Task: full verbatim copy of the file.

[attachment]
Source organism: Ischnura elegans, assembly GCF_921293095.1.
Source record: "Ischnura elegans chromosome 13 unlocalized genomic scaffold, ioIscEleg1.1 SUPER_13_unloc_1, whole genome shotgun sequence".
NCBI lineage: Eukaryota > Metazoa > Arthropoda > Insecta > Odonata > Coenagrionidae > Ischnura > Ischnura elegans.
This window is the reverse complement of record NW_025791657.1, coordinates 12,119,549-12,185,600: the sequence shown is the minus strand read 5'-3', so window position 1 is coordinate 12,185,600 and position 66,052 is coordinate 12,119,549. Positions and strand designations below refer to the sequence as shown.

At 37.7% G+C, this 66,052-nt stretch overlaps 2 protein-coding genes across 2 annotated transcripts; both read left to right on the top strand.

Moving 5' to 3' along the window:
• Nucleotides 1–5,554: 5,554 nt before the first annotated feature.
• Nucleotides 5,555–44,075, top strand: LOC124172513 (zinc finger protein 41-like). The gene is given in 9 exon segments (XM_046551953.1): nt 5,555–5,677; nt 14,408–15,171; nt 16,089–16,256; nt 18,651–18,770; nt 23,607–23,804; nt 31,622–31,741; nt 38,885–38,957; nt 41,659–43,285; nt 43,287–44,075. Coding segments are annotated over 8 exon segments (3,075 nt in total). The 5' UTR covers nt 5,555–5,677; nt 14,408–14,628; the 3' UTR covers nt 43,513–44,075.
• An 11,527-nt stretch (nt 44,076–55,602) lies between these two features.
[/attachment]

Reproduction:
Source organism: Ischnura elegans, assembly GCF_921293095.1.
Source record: "Ischnura elegans chromosome 13 unlocalized genomic scaffold, ioIscEleg1.1 SUPER_13_unloc_1, whole genome shotgun sequence".
NCBI lineage: Eukaryota > Metazoa > Arthropoda > Insecta > Odonata > Coenagrionidae > Ischnura > Ischnura elegans.
This window is the reverse complement of record NW_025791657.1, coordinates 12,119,549-12,185,600: the sequence shown is the minus strand read 5'-3', so window position 1 is coordinate 12,185,600 and position 66,052 is coordinate 12,119,549. Positions and strand designations below refer to the sequence as shown.

At 37.7% G+C, this 66,052-nt stretch overlaps 2 protein-coding genes across 2 annotated transcripts; both read left to right on the top strand.

Moving 5' to 3' along the window:
• Nucleotides 1–5,554: 5,554 nt before the first annotated feature.
• Nucleotides 5,555–44,075, top strand: LOC124172513 (zinc finger protein 41-like). The gene is given in 9 exon segments (XM_046551953.1): nt 5,555–5,677; nt 14,408–15,171; nt 16,089–16,256; nt 18,651–18,770; nt 23,607–23,804; nt 31,622–31,741; nt 38,885–38,957; nt 41,659–43,285; nt 43,287–44,075. Coding segments are annotated over 8 exon segments (3,075 nt in total). The 5' UTR covers nt 5,555–5,677; nt 14,408–14,628; the 3' UTR covers nt 43,513–44,075.
• An 11,527-nt stretch (nt 44,076–55,602) lies between these two features.